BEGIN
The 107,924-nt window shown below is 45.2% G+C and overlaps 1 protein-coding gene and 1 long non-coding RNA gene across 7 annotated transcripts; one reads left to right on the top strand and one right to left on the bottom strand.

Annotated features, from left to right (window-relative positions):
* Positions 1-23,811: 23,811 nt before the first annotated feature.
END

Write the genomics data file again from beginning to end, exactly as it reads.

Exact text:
The 107,924-nt window shown below is 45.2% G+C and overlaps 1 protein-coding gene and 1 long non-coding RNA gene across 7 annotated transcripts; one reads left to right on the top strand and one right to left on the bottom strand.

Annotated features, from left to right (window-relative positions):
* Positions 1-23,811: 23,811 nt before the first annotated feature.